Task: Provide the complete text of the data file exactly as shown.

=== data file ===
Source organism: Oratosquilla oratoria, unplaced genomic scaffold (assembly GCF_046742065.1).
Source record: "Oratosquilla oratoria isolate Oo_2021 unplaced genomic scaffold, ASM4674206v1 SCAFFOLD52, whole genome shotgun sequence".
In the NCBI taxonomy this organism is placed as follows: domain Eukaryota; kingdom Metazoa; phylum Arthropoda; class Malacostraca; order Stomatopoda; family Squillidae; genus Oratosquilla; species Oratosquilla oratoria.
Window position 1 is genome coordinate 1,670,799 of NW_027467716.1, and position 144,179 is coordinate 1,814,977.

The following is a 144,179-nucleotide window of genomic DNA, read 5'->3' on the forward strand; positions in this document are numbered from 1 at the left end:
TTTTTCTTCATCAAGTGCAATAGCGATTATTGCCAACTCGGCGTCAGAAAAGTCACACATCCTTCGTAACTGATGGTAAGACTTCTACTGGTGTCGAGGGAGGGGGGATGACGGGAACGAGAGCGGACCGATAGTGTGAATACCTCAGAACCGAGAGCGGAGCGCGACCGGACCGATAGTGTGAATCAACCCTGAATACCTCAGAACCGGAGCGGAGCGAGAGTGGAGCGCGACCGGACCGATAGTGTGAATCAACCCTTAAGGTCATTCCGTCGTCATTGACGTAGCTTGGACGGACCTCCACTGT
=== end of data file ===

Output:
Source organism: Oratosquilla oratoria, unplaced genomic scaffold (assembly GCF_046742065.1).
Source record: "Oratosquilla oratoria isolate Oo_2021 unplaced genomic scaffold, ASM4674206v1 SCAFFOLD52, whole genome shotgun sequence".
In the NCBI taxonomy this organism is placed as follows: domain Eukaryota; kingdom Metazoa; phylum Arthropoda; class Malacostraca; order Stomatopoda; family Squillidae; genus Oratosquilla; species Oratosquilla oratoria.
Window position 1 is genome coordinate 1,670,799 of NW_027467716.1, and position 144,179 is coordinate 1,814,977.

The following is a 144,179-nucleotide window of genomic DNA, read 5'->3' on the forward strand; positions in this document are numbered from 1 at the left end:
TTTTTCTTCATCAAGTGCAATAGCGATTATTGCCAACTCGGCGTCAGAAAAGTCACACATCCTTCGTAACTGATGGTAAGACTTCTACTGGTGTCGAGGGAGGGGGGATGACGGGAACGAGAGCGGACCGATAGTGTGAATACCTCAGAACCGAGAGCGGAGCGCGACCGGACCGATAGTGTGAATCAACCCTGAATACCTCAGAACCGGAGCGGAGCGAGAGTGGAGCGCGACCGGACCGATAGTGTGAATCAACCCTTAAGGTCATTCCGTCGTCATTGACGTAGCTTGGACGGACCTCCACTGT